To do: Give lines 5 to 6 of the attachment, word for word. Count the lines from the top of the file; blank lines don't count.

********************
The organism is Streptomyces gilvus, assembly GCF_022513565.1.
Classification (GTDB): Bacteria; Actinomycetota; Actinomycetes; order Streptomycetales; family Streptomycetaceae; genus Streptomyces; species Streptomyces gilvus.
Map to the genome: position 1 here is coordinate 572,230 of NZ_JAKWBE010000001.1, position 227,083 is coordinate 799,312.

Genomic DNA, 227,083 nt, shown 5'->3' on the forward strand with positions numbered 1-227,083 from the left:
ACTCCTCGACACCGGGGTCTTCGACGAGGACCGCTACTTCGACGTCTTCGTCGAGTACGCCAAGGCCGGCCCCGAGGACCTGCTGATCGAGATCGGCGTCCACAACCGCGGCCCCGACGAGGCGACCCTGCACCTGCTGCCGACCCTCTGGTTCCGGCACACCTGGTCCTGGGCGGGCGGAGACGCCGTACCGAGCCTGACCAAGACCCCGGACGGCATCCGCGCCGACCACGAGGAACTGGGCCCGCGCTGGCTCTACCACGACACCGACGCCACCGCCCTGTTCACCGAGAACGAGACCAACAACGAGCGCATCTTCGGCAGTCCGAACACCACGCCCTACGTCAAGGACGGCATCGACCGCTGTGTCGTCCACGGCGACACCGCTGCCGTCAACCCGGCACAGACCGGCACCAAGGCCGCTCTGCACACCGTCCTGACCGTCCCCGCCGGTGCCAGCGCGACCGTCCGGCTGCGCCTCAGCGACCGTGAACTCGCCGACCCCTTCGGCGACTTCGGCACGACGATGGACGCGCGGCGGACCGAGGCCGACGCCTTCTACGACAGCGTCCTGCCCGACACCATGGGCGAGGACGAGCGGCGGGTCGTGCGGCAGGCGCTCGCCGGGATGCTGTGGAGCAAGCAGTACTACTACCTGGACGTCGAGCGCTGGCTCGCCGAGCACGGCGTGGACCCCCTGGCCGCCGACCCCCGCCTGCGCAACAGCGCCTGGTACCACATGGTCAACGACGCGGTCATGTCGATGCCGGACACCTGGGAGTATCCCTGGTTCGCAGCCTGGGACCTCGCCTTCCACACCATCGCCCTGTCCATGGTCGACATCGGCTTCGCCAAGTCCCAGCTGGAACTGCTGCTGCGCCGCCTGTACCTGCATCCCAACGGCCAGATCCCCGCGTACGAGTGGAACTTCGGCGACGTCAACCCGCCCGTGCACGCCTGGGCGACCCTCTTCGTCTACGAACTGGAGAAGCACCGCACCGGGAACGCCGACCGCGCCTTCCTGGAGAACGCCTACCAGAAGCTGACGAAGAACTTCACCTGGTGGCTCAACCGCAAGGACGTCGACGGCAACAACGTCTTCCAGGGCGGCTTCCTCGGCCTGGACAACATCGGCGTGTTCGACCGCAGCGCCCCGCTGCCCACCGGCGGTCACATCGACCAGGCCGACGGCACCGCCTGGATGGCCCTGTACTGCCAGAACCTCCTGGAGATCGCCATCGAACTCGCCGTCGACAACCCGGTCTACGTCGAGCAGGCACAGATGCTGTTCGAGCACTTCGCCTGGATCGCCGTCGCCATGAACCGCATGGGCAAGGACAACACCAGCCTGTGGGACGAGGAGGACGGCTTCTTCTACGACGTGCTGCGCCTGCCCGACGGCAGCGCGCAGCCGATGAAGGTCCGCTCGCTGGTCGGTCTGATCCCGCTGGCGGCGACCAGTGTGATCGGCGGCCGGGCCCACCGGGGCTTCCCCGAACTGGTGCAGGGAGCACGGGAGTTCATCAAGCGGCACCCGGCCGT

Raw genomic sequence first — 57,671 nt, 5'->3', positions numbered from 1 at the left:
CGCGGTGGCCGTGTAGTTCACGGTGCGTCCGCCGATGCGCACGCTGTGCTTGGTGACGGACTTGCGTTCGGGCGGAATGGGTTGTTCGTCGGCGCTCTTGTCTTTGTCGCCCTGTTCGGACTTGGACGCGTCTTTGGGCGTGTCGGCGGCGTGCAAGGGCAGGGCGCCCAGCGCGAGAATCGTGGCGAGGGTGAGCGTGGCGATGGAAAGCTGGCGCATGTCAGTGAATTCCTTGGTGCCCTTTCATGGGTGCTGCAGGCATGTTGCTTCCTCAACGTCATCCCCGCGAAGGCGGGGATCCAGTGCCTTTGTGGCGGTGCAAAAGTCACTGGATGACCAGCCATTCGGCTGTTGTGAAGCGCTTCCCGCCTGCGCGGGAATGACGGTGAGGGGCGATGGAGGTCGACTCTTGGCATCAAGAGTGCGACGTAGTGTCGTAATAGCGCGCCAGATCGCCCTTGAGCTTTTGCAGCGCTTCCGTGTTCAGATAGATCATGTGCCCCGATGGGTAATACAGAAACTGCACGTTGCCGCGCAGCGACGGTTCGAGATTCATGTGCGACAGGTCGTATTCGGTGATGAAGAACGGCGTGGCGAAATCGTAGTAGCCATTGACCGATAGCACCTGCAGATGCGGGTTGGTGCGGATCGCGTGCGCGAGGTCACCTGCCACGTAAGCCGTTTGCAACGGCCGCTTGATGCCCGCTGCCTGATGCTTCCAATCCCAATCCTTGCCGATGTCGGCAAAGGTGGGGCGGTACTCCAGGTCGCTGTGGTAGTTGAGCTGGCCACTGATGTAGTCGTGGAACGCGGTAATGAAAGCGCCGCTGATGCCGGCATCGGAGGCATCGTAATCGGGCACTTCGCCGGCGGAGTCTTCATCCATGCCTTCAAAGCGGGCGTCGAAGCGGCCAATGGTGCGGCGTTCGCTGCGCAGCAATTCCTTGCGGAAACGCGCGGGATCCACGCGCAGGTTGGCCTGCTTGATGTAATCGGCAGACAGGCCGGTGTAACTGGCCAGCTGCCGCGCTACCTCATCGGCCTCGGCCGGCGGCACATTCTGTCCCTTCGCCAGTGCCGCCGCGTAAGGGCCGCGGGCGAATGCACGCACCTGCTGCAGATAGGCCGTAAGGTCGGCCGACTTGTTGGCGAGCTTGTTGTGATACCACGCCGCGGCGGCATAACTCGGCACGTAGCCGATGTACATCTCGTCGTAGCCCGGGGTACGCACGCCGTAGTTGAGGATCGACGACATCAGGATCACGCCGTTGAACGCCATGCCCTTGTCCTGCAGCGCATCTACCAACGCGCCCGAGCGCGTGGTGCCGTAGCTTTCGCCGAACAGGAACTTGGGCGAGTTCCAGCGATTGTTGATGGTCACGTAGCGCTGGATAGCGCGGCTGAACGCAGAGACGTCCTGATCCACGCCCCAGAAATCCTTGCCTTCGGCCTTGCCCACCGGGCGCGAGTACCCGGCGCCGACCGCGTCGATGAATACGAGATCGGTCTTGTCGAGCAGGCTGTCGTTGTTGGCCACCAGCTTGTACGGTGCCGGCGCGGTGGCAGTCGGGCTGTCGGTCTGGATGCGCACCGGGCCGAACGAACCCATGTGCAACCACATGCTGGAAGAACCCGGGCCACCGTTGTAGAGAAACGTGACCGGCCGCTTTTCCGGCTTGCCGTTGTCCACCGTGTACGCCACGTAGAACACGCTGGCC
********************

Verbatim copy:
ACTCCTCGACACCGGGGTCTTCGACGAGGACCGCTACTTCGACGTCTTCGTCGAGTACGCCAAGGCCGGCCCCGAGGACCTGCTGATCGAGATCGGCGTCCACAACCGCGGCCCCGACGAGGCGACCCTGCACCTGCTGCCGACCCTCTGGTTCCGGCACACCTGGTCCTGGGCGGGCGGAGACGCCGTACCGAGCCTGACCAAGACCCCGGACGGCATCCGCGCCGACCACGAGGAACTGGGCCCGCGCTGGCTCTACCACGACACCGACGCCACCGCCCTGTTCACCGAGAACGAGACCAACAACGAGCGCATCTTCGGCAGTCCGAACACCACGCCCTACGTCAAGGACGGCATCGACCGCTGTGTCGTCCACGGCGACACCGCTGCCGTCAACCCGGCACAGACCGGCACCAAGGCCGCTCTGCACACCGTCCTGACCGTCCCCGCCGGTGCCAGCGCGACCGTCCGGCTGCGCCTCAGCGACCGTGAACTCGCCGACCCCTTCGGCGACTTCGGCACGACGATGGACGCGCGGCGGACCGAGGCCGACGCCTTCTACGACAGCGTCCTGCCCGACACCATGGGCGAGGACGAGCGGCGGGTCGTGCGGCAGGCGCTCGCCGGGATGCTGTGGAGCAAGCAGTACTACTACCTGGACGTCGAGCGCTGGCTCGCCGAGCACGGCGTGGACCCCCTGGCCGCCGACCCCCGCCTGCGCAACAGCGCCTGGTACCACATGGTCAACGACGCGGTCATGTCGATGCCGGACACCTGGGAGTATCCCTGGTTCGCAGCCTGGGACCTCGCCTTCCACACCATCGCCCTGTCCATGGTCGACATCGGCTTCGCCAAGTCCCAGCTGGAACTGCTGCTGCGCCGCCTGTACCTGCATCCCAACGGCCAGATCCCCGCGTACGAGTGGAACTTCGGCGACGTCAACCCGCCCGTGCACGCCTGGGCGACCCTCTTCGTCTACGAACTGGAGAAGCACCGCACCGGGAACGCCGACCGCGCCTTCCTGGAGAACGCCTACCAGAAGCTGACGAAGAACTTCACCTGGTGGCTCAACCGCAAGGACGTCGACGGCAACAACGTCTTCCAGGGCGGCTTCCTCGGCCTGGACAACATCGGCGTGTTCGACCGCAGCGCCCCGCTGCCCACCGGCGGTCACATCGACCAGGCCGACGGCACCGCCTGGATGGCCCTGTACTGCCAGAACCTCCTGGAGATCGCCATCGAACTCGCCGTCGACAACCCGGTCTACGTCGAGCAGGCACAGATGCTGTTCGAGCACTTCGCCTGGATCGCCGTCGCCATGAACCGCATGGGCAAGGACAACACCAGCCTGTGGGACGAGGAGGACGGCTTCTTCTACGACGTGCTGCGCCTGCCCGACGGCAGCGCGCAGCCGATGAAGGTCCGCTCGCTGGTCGGTCTGATCCCGCTGGCGGCGACCAGTGTGATCGGCGGCCGGGCCCACCGGGGCTTCCCCGAACTGGTGCAGGGAGCACGGGAGTTCATCAAGCGGCACCCGGCCGT

Raw genomic sequence first — 57,671 nt, 5'->3', positions numbered from 1 at the left: